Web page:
Another feature of NAFTA was the idea that grain farmers pushed off the land could become prosperous by cultivating specialty fruits and vegetables for the U.S. and Canadian markets. Indeed, many impoverished indigenous farmers from Southern Mexico have ended up working in fruit and vegetable production for export, but not as owners of their own farms but as superexploited and maltreated farm laborers. Last year, the horrible conditions on such farms in Baja California led to a massive, militant rebellion and strike (one result of which is the ongoing boycott against Driscoll brand berries).
So NAFTA made a few Mexicans rich, made some very big U.S. and multinational corporations even richer than before, and harmed workers in all three participating countries, but more than anything harmed Mexican small farmers and workers. NAFTA and related policies are at the root of massive increases in Mexican undocumented immigration to the United States (undocumented, because the United States does not give visas to displaced and impoverished Mexican farmers) and also stimulated the problem of drug cartels, as poor farmers found they could no longer support themselves growing food crops and began to grow marijuana and other supply-chain crops for the drug trade instead.
NAFTA typifies the way the rich capitalist countries relate economically to the poor countries of Asia, Africa and Latin America. Who benefits is monopoly capital and especially the rich elites of the wealthy capitalist countries such as the United States. The mass of the people of countries like Mexico do not benefit.
And the TPP would be another NAFTA on a massive scale, but the chief losers would be poor people in countries that are already poor and getting poorer.
It is indeed the case that multinational corporations keep down wages in the U.S. by outsourcing production to poorer countries in the certainty that by doing so, they can pay radically lower wages and worry much less about labor, environmental and regulatory laws. This is why such corporations are terrified by phenomena like labor union militancy and movements toward socialism in the poor countries whose people they exploit. And international working class unity scares them most of all.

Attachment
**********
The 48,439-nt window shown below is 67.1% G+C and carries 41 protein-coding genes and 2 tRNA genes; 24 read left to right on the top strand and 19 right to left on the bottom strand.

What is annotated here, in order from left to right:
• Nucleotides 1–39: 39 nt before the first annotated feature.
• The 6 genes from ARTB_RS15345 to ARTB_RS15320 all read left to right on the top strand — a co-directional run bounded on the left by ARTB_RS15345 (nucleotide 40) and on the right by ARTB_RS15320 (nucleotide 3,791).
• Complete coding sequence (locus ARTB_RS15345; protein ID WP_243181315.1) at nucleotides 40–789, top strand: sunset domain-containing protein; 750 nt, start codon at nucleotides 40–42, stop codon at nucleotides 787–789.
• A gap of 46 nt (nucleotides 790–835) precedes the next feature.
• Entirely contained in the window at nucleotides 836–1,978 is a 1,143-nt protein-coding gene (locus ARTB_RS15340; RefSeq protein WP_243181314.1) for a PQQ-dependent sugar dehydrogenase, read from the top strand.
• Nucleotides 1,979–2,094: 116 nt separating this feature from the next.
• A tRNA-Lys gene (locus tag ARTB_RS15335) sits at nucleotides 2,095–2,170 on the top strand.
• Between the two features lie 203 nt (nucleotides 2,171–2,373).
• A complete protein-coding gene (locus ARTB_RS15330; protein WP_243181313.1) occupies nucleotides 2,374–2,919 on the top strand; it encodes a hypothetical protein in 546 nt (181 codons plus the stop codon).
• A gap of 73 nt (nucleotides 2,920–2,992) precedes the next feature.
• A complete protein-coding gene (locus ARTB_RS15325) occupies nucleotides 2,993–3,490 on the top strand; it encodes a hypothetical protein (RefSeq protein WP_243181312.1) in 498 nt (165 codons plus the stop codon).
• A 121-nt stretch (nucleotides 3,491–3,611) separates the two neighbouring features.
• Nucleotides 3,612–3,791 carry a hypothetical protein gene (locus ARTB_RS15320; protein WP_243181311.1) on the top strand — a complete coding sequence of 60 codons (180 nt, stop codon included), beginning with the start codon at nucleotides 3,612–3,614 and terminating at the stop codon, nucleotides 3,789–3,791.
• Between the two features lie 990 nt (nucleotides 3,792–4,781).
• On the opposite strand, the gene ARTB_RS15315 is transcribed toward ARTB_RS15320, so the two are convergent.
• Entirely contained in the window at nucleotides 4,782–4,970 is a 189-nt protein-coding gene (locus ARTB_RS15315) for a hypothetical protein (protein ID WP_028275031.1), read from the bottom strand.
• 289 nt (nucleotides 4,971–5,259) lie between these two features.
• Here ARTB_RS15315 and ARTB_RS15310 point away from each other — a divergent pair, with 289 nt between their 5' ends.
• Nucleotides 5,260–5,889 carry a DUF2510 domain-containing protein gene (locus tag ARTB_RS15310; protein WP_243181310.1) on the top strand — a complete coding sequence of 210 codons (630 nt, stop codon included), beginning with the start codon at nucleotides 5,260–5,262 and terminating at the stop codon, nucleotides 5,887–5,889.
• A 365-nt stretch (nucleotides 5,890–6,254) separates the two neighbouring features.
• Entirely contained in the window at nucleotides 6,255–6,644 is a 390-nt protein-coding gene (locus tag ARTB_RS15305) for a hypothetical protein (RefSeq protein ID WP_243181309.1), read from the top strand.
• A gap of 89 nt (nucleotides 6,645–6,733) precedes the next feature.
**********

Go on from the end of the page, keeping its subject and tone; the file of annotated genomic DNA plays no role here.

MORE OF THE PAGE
One of the best things that could happen for U.S. workers would be if this imperialistic corporate game were broken up, which can only happen when workers and other regular folks in all countries form a united front of solidarity against the corporate elites. To disparage foreigners and accuse them, in effect, of being malicious job-thieves impedes the creation of this unity, which is probably the reason people like Trump engage in the practice.
There are other things wrong with Trump’s demagogy on the subject of free trade. Trump carefully conceals other evidence that indicates other real reasons, and real culprits, in the suppression of wages of U.S. workers. In a response to Trump’s speech, Lawrence Mishel of the Economic Policy Institute, the organization from which he borrowed much of the data he used to make his case, points out some of the deceptions. “Missing from his tale is the role that corporations and their allies have played in pushing this agenda, and the role the party he leads has played in implementing it,” writes Mishel. “After all, NAFTA never would have passed without GOP votes, as two-thirds of the House Democrats opposed it. Furthermore, Trump has heretofore ignored the many other intentional policies that businesses and the top one percent have pushed to suppress wages over the last four decades. Start with excessive unemployment due to Federal Reserve Board policies that were antagonistic to wage growth and friendly to the financial sector and bondholders…..Add in government austerity at the federal and state levels-which has mostly been pushed by GOP governors and legislators-that has impeded the recovery and stunted wage growth. There’s also the decimation of collective bargaining, which is the single largest reason why middle-class wages have faltered.” Mishel goes on to point out that Trump has taken wrong positions, or no position, on all of these issues, for example opposing the $15 minimum wage.
As usual, Donald Trump is a huckster of fool’s gold. We should not let ourselves be fooled.
For more on this subject, readers may wish to check out the June 30, 2016 article by Mark Gruenberg on the Democratic platform and free trade.